14. Shri U. K. Jain argued that this Court has taken a contrary view in Civil Revn. No. 270 of 1974 (Shiv Dayal Nagpal v. Baby Bai) decided on 27-2-1975 and Civil Revn. No. 506 of 1973 (Babulal v. Shyam Sunder Saxena) decided on 30-11-1973. Both these cases have come to be decided by Hon'ble JusticeS. R. Vyas. These cases came to be decided prior to the case of Pasupuleti Venkateswarlu (supra). The date of decision of the Supreme Court case is 18-3-1975. Therefore, this Court was free to take a view relied on by the learned counsel for the defendant-non-applicants.
15. Another ejectment case came to be decided by Hon'ble S. R. Vyas, J. himself which is in second appeal No. 179 of 1970 (Jharnalal v. Mahila Minti Bai) decided on 5-8-73 (Madh Pra). In that case, it was said on behalf of tenant that due to happening of subsequent events the requirement of the plaintiff no longer exists and leave to produce documents by way of additional evidence under O. 41 R. 27 was also sought. Hon'ble Vyas, J. has dealt with this point in para 16 of that judgment in the following manner:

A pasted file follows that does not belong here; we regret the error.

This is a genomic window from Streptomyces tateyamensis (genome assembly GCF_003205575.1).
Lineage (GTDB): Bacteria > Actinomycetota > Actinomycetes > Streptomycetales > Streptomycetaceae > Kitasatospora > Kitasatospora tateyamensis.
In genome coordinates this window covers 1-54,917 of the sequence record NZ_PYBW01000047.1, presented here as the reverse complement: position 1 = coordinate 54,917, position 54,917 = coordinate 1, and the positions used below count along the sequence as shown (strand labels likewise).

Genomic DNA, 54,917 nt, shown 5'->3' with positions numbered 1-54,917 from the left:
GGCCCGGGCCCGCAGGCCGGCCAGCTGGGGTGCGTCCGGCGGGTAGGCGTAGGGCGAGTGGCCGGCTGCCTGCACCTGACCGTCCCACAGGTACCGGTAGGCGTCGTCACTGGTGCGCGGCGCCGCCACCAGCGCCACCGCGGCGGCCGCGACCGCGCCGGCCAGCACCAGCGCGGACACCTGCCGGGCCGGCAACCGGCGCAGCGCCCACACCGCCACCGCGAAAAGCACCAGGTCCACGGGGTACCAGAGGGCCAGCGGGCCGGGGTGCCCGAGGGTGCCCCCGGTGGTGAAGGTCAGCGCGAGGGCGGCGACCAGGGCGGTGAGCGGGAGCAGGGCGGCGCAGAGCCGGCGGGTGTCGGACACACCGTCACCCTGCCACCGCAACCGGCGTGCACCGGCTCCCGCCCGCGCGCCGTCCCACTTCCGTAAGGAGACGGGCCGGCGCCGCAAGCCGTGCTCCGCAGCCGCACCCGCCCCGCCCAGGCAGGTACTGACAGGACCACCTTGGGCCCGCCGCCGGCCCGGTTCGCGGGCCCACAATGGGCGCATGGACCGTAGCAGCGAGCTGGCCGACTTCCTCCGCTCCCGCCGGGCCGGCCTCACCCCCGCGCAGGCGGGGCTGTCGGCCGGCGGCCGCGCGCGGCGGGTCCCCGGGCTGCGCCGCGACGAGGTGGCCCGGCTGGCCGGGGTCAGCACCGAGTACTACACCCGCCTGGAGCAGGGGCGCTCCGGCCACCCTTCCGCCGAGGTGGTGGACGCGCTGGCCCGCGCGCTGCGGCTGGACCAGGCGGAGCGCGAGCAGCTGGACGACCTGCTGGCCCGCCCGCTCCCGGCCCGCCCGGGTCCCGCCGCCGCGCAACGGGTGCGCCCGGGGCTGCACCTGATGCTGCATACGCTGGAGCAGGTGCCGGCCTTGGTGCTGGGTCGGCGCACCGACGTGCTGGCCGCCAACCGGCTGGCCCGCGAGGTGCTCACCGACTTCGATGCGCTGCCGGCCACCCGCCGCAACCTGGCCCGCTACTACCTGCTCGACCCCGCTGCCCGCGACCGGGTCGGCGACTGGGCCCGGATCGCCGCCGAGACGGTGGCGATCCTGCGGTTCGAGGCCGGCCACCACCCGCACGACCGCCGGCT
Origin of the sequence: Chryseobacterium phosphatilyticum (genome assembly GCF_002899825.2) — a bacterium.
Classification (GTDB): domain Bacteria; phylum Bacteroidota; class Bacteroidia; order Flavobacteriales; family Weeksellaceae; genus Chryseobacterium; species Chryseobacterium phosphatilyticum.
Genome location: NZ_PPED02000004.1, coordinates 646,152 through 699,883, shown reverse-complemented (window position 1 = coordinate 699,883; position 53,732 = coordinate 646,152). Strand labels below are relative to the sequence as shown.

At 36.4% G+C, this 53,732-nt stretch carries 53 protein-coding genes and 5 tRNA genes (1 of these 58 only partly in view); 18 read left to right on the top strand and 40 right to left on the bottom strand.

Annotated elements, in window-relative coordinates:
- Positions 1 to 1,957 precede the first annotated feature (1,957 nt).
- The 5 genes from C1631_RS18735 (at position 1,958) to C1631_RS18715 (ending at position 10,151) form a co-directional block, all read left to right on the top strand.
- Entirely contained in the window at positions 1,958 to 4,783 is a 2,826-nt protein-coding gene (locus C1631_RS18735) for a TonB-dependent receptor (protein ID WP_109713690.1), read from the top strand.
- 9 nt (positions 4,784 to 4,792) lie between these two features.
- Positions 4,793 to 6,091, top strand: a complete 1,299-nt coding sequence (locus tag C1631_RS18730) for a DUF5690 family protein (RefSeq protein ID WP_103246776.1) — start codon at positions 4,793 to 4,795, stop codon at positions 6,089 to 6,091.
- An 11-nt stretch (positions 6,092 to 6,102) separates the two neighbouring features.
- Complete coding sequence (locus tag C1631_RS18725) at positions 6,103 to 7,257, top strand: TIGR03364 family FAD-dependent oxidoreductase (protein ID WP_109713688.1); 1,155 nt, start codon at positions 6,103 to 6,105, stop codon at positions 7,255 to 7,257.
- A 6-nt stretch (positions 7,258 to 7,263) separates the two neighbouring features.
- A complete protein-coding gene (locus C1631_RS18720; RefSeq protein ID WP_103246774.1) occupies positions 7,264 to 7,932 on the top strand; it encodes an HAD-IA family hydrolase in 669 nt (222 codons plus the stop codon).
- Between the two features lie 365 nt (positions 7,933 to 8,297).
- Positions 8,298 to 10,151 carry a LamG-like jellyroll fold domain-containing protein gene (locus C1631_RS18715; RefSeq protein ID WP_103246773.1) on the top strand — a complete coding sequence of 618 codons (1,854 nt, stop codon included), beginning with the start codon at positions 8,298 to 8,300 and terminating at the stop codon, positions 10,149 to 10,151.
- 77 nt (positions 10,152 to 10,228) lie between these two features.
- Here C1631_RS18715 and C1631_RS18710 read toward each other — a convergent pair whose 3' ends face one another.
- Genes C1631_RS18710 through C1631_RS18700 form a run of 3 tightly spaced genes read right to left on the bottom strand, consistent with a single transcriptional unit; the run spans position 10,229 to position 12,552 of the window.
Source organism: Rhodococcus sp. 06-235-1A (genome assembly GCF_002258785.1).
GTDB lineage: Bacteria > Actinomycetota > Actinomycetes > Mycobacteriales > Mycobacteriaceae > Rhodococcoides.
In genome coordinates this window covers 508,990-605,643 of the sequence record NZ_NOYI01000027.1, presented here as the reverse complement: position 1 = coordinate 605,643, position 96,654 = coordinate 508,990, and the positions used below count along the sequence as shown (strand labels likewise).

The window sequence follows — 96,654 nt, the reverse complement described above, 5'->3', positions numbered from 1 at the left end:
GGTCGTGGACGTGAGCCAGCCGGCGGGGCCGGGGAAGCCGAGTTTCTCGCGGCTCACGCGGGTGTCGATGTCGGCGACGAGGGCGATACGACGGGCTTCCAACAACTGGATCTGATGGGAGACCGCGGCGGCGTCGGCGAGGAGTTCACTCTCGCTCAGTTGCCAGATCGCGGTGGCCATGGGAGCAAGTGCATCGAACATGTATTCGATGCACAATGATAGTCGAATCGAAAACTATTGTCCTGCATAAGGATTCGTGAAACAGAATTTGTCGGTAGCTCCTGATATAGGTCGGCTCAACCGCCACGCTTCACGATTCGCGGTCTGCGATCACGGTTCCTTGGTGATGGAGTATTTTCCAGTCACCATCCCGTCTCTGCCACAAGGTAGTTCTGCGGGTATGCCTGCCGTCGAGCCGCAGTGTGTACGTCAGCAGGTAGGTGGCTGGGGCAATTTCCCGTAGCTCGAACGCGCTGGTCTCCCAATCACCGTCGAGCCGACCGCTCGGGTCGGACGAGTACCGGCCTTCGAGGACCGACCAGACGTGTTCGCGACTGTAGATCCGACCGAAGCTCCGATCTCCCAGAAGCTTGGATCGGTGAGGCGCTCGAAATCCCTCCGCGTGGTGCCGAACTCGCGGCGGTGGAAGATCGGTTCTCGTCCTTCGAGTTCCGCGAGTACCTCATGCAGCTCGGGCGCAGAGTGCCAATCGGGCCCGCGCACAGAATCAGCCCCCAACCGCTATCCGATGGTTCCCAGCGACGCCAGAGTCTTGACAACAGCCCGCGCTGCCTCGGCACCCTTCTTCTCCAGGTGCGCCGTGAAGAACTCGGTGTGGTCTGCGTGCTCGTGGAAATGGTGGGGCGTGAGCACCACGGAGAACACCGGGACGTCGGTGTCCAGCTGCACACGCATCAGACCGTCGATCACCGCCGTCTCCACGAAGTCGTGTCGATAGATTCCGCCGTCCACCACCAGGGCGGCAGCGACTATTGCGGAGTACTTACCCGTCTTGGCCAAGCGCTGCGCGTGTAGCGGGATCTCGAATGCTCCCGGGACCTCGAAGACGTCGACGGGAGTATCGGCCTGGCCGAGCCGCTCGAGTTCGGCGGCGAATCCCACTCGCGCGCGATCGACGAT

'16. It was urged that the plaintiff wanted the suit accommodation for carrying on some business, as she had entered into an agreement with some manufacturers Exs. P-2, P-3, P-4 and P-22 are the documents relied on by the plaintiff. Oral evidence was given by Shardacharan (P. W. 1), Roop Chand (P. W. 2), Laxminarayan (P. W. 3) and Givinddas (P. W. 4) on behalf of the plaintiff. In this Court a number of documents were filed by both the parties to show that either the plaintiff requires the suit accommodation for the aforesaid business or that the plaintiff's requirement does no longer exist. These documents have not been proved but the parties were heard on the assumption that whatever is mentioned in these documents may be considered for the purpose of the plaintiff's requirement. In fact, applications were made under Order 41 Rule 27 CPC for accepting these documents as an additional evidence. I would have considered these documents if, in the light of what I have said above, the case was not required to be sent back to the trial Court. Since a finding on the question as to whether the defendant was or was not in default of payment of rent is needed, the case should be remanded to the trial Court, where, I think it proper, the parties may reagitate this question on the basis of such oral and documentary evidence as they may desire to adduce. I, however, do not think it eithernecessary or proper to give any finding on the question of the plaintiff's genuine requirement in absence of adequate proof with regard to the said documents.'